First graduating class of Civic Scholars looks back on four years

The program was created to weave community service into academic work

· May 12, 2011, 9:39 pm   ·  Updated May 13, 2011, 12:00 am

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Four years after they were hand–selected from the admitted class of 2011, Penn’s pioneering class of Civic Scholars is preparing itself for graduation.

Walter Licht, the program’s faculty director and a Penn History professor, first came up with the idea for Civic Scholars in the spring of 2006 while trying to conceive a program wherein civic–minded students could integrate community service into their academic work.

Licht’s initial proposal was met with great enthusiasm from both Penn President Amy Gutmann and then–Provost Ronald Daniels.

“Before I know it, the provost took it to the trustees and had the program approved,” Licht said. “I thought we would have about a year to plan, but the president and provost encouraged me to think about trying it out immediately.”

For the students admitted to Penn as Civic Scholars, this meant playing an important part in the formation of the program.

“I said to them the first day, ‘This is your program, this is an open book, and this program better be different by the time you graduate,’” Licht recalled.

Civic Scholar and College senior Allison Roland believes that the program has been successful in this aspect, crediting changes to the size of the program staff and improved relations with the West Philadelphia community as the result of student initiative.

“Everything we did warranted immense feedback and helped Walter and David (our advisors) figure out the best ways to structure the program,” she wrote in an email.

David Grossman, executive director of Civic Scholars, asserts that the students have been tremendously helpful “not so much in shaping the foundation, as really filling in what [the program] would look like.”

“We have been pretty committed to keeping things as we conceived them in the beginning — not that we were inflexible, but rather there was a desire to give the original plan an opportunity to work itself out through the first graduating class,” Grossman said.

Civic Scholar and College senior Mark Pan recalls one incident in particular where the Civic Scholars took an active role in altering one of the building blocks of the program. Originally taught by faculty, the freshman and sophomore mandatory proseminars have since become almost entirely planned and led by students.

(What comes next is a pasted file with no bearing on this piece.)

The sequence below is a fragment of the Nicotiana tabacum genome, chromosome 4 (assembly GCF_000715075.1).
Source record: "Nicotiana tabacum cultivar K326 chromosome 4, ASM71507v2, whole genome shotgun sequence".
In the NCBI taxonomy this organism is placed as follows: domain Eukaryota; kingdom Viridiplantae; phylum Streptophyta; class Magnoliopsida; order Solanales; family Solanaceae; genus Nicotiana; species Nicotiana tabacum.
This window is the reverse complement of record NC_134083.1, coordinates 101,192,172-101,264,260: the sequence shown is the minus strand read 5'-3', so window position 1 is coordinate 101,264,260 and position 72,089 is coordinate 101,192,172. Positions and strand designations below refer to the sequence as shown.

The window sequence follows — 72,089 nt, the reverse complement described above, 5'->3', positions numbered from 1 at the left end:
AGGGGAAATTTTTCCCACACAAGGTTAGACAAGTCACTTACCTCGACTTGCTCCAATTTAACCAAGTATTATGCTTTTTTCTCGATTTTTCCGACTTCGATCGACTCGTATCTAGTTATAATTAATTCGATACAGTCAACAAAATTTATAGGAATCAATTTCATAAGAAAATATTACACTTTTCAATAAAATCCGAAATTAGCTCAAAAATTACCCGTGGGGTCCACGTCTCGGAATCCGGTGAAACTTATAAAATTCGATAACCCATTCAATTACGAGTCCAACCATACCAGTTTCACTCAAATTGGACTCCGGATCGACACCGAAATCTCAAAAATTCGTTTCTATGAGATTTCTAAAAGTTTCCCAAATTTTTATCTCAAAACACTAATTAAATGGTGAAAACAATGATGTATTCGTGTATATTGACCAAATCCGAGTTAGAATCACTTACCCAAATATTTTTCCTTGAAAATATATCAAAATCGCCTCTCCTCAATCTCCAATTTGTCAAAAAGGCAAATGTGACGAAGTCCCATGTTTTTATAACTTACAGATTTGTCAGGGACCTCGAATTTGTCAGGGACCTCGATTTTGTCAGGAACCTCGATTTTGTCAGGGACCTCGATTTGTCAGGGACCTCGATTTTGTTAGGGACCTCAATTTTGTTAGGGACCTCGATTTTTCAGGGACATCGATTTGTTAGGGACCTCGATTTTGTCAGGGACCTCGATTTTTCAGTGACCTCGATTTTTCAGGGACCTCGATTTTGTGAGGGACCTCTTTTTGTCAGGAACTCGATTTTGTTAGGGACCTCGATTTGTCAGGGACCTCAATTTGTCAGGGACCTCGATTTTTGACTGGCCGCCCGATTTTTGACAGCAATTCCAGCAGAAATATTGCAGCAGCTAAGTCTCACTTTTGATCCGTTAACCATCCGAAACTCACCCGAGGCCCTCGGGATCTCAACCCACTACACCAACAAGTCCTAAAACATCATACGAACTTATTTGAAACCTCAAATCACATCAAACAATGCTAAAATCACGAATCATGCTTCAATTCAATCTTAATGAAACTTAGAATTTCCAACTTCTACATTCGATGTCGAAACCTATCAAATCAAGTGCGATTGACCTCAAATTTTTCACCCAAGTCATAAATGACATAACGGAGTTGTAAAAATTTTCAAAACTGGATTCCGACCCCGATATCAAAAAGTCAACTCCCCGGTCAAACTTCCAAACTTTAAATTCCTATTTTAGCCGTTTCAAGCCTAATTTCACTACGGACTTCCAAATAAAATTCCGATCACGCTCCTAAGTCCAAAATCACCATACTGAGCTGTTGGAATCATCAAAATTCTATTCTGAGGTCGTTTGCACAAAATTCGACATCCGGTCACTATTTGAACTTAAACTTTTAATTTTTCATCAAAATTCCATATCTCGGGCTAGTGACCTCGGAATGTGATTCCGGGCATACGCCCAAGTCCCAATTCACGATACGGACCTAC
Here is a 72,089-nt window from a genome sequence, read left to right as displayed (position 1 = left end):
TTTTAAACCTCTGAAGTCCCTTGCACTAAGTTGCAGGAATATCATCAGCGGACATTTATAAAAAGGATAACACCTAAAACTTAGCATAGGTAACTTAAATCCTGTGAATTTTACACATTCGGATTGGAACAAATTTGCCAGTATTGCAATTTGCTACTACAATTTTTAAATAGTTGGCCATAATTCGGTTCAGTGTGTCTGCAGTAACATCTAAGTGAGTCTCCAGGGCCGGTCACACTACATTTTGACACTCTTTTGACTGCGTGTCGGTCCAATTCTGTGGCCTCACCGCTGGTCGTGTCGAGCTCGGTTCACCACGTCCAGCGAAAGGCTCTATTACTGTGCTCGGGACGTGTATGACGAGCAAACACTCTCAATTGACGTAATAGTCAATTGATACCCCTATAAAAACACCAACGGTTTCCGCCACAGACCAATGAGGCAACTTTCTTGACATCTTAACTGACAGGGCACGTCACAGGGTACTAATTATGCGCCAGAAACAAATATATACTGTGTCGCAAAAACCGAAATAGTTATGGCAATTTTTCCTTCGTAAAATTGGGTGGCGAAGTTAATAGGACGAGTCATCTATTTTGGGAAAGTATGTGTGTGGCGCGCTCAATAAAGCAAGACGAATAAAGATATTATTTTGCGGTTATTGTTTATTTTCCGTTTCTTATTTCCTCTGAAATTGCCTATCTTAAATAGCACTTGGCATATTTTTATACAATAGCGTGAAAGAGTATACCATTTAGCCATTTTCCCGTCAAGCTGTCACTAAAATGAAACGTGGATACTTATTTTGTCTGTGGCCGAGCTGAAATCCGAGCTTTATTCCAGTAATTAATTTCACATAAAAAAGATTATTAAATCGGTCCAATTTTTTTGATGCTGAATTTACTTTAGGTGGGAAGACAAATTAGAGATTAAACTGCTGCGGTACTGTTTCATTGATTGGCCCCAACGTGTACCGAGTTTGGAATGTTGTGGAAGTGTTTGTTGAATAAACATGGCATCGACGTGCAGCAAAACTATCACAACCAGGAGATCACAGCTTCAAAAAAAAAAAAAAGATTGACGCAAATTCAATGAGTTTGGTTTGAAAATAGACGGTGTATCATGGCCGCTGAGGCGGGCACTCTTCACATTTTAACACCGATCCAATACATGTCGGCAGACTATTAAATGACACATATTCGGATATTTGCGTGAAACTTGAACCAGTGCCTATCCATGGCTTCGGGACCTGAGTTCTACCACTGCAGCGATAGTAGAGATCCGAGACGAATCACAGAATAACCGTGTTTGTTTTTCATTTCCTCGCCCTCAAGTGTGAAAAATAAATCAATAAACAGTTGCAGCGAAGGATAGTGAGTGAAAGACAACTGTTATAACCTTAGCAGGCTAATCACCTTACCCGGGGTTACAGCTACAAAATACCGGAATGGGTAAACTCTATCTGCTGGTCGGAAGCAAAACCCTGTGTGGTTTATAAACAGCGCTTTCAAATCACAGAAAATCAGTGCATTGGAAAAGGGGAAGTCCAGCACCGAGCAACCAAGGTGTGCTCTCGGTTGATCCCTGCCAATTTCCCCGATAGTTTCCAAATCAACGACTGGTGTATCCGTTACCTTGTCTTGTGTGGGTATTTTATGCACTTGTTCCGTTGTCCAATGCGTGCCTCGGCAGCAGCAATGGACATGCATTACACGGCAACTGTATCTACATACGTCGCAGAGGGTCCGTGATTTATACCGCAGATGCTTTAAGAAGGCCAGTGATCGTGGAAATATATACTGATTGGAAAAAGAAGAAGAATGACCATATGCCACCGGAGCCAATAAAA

Licht, sensing the students’ dissatisfaction with the original structure of the proseminars, was responsive to their ideas on how to change them.

“They are really receptive to our feedback,” Pan said, “because it’s such a small, pregnant program.”

This issue of size is one that the Civic Scholars program will likely have to face in the coming years.

“There is pressure to expand the program,” Licht said, though he is hesitant to increase the size of the Civic Scholars class. He addressed some “growing pains” the program has experienced, specifically the difficulty in amassing the entire group at a singular place and time.

“We have experienced a lot of change and a lot of difference in having 15 initial folks to where we have nearly 60 now, and learning how to best pull that group together such that it feels more of a whole, is an area for development,” Grossman explained.

As for the Civic Scholars’ individual futures, Licht has high hopes for how they will integrate their work into their future careers.

“What I’m hoping is that coming from this very shared experience, that they wind up in places, in organizations, and institutions and workplaces, where they will have an impact,” Licht said. “Where they will be pushing those institutions to be acting in much more socially responsible ways than they do.”

Interviewed his freshman year upon entering the Civic Scholars program, College and Wharton senior Sourav Bose seemed to share a similar hope for the program.

“I look at it as vocational training. We gain knowledge of theoretical aspects of service, of how things we do affect issues in society,” he said.

Now about to graduate, Bose credits his “preserved perspective” to the Civic Scholars program.

“The curriculum in Wharton and the College can be really distracting, especially together, and in a lot of my research it has been the Civic Scholars component that has kept me on track in thinking about problems from a civic perspective,” he said.

Similarly, Roland credits Civic Scholars in “spark[ing] a general sense of the importance and value of civic engagement.”

The graduation of the pioneering class of Civic Scholars will likely prompt discussion on how to improve the program.

“We really wanted to give the first group a run and then reflect back on that to see what changes there might be,” Grossman said. Thus far, he is satisfied with the program’s progression.

“[The Civic Scholars] have affected it just by virtue of being who they are,” he said. “The dynamics of the program change for the good because of the scholars who are involved.”

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